Here’s another reminder that meeting and hanging out with fellow photographers is not only fun, but also educational!
In Sedona, there are some good photographers. A photographer, Ted Grussing, opens his house once a month for a potluck gathering. We get to know each other better, exchange stories and share ideas, food, laughter and images. After dinner, a computer is connected to the widescreen television and each photographer shares 5-10 images. It’s a great way to learn new techniques, places to shoot, and see beautiful photography.
Forced perspective in photography with a wide-angle zoom lens
The Sedona Photography Symposium was held last week while I was out of town teaching in Tennessee. A fellow photographer stated Erin Babnick talked about a technique when shooting a scene with a wide angle lens.
If you use a wide-angle lens, you can get the whole scene in view. That’s all good. But there are many times when it doesn’t look the way the eye sees it. The technique mentioned was forced perspective, created by mixing two images shot at different zoom ranges and stitching them together in post-production.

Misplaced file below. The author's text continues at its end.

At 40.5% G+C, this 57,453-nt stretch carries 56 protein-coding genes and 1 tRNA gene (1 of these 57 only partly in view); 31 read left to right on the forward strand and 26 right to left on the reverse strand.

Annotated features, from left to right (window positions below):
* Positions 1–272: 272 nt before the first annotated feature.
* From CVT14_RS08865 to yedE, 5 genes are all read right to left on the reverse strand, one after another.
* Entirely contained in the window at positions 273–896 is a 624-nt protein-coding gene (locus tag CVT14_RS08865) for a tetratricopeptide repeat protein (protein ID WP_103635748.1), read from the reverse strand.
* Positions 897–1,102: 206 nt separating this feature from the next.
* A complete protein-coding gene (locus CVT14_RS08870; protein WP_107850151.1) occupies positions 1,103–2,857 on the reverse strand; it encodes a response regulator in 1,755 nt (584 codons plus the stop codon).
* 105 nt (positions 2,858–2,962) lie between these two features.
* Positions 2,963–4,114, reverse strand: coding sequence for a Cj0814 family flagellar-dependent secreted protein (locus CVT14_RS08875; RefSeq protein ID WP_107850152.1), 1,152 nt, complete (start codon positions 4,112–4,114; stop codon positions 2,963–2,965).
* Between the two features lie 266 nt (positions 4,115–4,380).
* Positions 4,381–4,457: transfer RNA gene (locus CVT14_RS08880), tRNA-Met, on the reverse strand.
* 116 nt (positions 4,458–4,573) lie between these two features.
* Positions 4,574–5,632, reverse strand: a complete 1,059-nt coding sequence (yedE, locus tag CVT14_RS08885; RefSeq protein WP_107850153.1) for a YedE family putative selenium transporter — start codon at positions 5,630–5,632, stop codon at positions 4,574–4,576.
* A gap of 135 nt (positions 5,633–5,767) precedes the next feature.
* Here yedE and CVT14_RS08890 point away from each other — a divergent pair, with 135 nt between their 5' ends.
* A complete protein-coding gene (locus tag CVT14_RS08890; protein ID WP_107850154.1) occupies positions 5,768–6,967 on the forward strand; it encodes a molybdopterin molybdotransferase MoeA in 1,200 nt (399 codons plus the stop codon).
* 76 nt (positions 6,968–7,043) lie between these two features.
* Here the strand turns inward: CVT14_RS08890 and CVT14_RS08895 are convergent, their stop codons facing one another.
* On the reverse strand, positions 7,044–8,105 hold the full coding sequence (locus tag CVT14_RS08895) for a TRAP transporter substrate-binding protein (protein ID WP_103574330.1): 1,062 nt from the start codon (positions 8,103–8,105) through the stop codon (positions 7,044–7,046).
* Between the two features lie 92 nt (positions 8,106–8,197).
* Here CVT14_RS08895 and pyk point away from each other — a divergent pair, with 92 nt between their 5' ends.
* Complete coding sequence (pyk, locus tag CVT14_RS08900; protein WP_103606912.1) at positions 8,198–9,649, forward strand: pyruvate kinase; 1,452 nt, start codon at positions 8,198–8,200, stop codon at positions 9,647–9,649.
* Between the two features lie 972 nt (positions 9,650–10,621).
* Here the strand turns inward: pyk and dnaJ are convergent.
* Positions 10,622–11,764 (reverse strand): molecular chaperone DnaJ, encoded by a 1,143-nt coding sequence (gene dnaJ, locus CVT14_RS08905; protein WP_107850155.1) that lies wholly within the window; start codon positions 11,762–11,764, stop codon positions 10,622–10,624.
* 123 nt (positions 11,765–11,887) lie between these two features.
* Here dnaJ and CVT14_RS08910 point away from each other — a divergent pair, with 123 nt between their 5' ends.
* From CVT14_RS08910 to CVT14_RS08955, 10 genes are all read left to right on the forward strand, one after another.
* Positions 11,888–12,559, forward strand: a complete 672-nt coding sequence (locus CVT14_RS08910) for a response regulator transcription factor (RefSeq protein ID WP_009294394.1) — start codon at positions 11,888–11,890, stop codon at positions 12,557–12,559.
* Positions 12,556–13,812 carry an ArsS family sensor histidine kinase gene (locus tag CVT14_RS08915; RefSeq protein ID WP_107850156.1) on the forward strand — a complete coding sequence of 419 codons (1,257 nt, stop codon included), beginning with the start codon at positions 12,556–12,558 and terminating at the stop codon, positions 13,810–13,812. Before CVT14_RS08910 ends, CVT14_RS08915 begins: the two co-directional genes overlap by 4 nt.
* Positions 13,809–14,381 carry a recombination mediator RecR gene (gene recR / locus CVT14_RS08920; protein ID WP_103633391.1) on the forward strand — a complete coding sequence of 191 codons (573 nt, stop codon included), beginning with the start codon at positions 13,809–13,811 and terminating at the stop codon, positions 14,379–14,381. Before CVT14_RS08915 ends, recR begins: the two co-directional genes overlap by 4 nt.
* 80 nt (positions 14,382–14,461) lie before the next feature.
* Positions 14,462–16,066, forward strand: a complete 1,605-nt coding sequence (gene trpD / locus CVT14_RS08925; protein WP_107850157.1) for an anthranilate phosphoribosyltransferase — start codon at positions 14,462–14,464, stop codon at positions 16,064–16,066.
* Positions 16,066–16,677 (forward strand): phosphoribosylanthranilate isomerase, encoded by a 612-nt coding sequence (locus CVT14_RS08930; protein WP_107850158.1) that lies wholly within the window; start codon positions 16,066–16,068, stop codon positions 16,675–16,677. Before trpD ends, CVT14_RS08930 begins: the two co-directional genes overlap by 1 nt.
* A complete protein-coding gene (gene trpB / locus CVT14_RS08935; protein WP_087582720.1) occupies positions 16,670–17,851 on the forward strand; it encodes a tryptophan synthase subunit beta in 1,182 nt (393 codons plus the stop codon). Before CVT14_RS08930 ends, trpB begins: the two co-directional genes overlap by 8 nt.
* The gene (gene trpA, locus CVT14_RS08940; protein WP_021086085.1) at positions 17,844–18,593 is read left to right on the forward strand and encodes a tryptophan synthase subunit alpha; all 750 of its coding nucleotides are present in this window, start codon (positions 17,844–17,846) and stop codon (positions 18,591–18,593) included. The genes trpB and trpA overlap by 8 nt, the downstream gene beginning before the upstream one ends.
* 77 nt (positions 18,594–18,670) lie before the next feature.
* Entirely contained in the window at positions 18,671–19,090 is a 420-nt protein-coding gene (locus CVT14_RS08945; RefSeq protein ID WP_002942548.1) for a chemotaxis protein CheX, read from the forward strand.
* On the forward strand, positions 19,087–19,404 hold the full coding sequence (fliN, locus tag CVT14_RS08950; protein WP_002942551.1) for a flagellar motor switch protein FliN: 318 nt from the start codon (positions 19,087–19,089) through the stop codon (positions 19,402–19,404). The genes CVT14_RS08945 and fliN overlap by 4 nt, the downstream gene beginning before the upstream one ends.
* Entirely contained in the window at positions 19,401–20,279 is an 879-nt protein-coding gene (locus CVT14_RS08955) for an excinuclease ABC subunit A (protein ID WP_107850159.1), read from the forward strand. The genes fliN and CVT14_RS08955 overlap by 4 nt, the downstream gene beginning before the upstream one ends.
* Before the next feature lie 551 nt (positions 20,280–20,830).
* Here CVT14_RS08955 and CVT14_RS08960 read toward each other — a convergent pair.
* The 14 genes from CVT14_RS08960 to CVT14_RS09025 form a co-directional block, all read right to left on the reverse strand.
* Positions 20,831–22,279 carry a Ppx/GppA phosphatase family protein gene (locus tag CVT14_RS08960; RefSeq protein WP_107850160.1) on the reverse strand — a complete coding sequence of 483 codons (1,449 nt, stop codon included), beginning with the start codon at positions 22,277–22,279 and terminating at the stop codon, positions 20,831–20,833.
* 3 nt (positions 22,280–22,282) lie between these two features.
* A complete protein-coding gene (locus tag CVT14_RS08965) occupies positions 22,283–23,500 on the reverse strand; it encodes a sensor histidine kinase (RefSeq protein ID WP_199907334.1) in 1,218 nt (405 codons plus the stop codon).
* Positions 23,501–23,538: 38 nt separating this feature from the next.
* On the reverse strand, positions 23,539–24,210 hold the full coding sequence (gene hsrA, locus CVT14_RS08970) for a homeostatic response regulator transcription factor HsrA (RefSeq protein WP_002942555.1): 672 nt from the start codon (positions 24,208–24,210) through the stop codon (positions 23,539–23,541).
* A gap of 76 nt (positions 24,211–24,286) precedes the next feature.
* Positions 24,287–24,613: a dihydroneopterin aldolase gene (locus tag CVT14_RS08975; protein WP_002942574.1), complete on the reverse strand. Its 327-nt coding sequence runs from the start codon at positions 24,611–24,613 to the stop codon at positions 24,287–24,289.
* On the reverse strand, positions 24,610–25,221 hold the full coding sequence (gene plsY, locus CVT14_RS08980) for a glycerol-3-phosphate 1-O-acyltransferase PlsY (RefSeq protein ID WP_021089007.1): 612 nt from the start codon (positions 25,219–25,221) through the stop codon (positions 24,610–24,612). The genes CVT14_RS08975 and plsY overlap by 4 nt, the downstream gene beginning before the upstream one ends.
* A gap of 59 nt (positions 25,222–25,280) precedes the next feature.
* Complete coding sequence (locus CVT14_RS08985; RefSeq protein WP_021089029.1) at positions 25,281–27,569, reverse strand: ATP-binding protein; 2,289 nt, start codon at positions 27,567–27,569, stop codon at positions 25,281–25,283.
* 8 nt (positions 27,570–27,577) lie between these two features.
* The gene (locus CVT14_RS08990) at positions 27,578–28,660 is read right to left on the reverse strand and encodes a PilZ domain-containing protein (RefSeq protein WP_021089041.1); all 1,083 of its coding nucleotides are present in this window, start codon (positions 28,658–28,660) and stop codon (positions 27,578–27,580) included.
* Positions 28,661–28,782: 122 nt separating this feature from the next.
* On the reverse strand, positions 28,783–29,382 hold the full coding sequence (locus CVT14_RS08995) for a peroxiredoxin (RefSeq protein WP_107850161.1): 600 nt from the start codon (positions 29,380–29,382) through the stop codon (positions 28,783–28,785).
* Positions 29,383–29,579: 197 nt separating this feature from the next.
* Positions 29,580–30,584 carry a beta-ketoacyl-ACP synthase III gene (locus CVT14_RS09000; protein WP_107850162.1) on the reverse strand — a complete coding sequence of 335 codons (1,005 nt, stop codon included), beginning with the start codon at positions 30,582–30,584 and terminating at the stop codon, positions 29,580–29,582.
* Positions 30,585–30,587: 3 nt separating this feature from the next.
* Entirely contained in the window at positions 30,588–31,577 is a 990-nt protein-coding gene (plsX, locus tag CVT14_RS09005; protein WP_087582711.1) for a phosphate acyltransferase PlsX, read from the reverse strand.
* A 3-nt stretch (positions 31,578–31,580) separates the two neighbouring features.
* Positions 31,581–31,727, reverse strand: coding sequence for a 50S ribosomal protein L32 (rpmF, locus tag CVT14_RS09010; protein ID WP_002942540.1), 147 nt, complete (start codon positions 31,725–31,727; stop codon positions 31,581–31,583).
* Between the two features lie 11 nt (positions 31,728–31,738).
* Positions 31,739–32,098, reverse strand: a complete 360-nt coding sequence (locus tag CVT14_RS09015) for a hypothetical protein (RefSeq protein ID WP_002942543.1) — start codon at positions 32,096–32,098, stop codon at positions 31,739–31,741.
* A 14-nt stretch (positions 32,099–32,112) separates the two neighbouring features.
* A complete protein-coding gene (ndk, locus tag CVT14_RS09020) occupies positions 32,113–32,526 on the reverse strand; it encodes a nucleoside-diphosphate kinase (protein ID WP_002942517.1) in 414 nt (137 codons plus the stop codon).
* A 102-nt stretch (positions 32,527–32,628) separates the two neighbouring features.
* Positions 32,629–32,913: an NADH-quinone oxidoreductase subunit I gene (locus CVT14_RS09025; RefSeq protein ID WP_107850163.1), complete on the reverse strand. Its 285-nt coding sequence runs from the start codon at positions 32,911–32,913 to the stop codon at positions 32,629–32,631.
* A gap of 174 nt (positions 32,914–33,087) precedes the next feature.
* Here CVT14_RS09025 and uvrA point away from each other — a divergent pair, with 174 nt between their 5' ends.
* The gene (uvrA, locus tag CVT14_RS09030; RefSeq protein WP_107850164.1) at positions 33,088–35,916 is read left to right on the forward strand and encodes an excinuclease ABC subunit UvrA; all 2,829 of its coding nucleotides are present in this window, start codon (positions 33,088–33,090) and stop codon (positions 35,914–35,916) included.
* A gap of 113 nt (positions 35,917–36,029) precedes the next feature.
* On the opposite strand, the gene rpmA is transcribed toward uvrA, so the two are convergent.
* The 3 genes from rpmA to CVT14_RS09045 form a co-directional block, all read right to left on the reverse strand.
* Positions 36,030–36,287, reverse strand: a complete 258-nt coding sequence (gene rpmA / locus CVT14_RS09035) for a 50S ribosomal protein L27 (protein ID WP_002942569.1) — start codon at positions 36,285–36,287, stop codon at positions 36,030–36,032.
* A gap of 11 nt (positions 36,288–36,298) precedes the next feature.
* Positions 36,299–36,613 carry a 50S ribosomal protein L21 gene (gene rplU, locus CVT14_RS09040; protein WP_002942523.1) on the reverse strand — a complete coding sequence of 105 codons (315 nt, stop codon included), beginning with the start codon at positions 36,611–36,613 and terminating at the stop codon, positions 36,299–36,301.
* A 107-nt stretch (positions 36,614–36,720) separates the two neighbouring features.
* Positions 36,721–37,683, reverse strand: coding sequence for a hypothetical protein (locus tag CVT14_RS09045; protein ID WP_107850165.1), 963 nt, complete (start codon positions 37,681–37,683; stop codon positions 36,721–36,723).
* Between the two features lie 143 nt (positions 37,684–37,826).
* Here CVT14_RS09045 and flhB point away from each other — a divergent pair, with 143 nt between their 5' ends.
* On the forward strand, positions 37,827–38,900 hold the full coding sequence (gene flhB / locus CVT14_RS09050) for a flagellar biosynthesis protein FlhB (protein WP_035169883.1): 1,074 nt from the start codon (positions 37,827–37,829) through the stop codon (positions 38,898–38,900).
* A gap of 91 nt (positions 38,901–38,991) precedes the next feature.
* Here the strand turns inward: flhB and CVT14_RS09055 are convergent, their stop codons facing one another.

My first attempt
Recently I came across a scene of red rocks under monsoon clouds. When I took the first shot I realized that the second set of rocks had been rendered quite small, but it didn’t feel that way to my naked eye. I thought let’s see how this forced perspective technique could work to make the scene feel better.
Here’s the first image of the scene. I knew I wouldn’t care because the second set of red rocks quickly faded into the background, but I wanted to show the whole image at a wide angle.
All images were created with the Lumix G9 and the Leica 12-60 f/2.8-4.0 lens.
I took a second shot with the lens zoomed in quite a bit, filling the frame with the far range. Then, in Photoshop, I combined the images to meet my ultimate vision, with both sets of rocks having the same prominence.
Here are the blended images that felt like a much stronger composition to me.
Push the image further
You may know by now that I promote myself as a “Lens-Based Artist” so I couldn’t stop with a pretty straight forward rendition of the scene. I enhanced color and tones. I then dodged and burned areas with a soft layer of light to add more depth and dimension. Painting textures are added with Photoshop Blend Modes.
If I were shooting the scene for any reason other than art, I wouldn’t make these kinds of adjustments. But when it comes time to create visually appealing scenes, all bets are off.
Yours in creative photography, Bob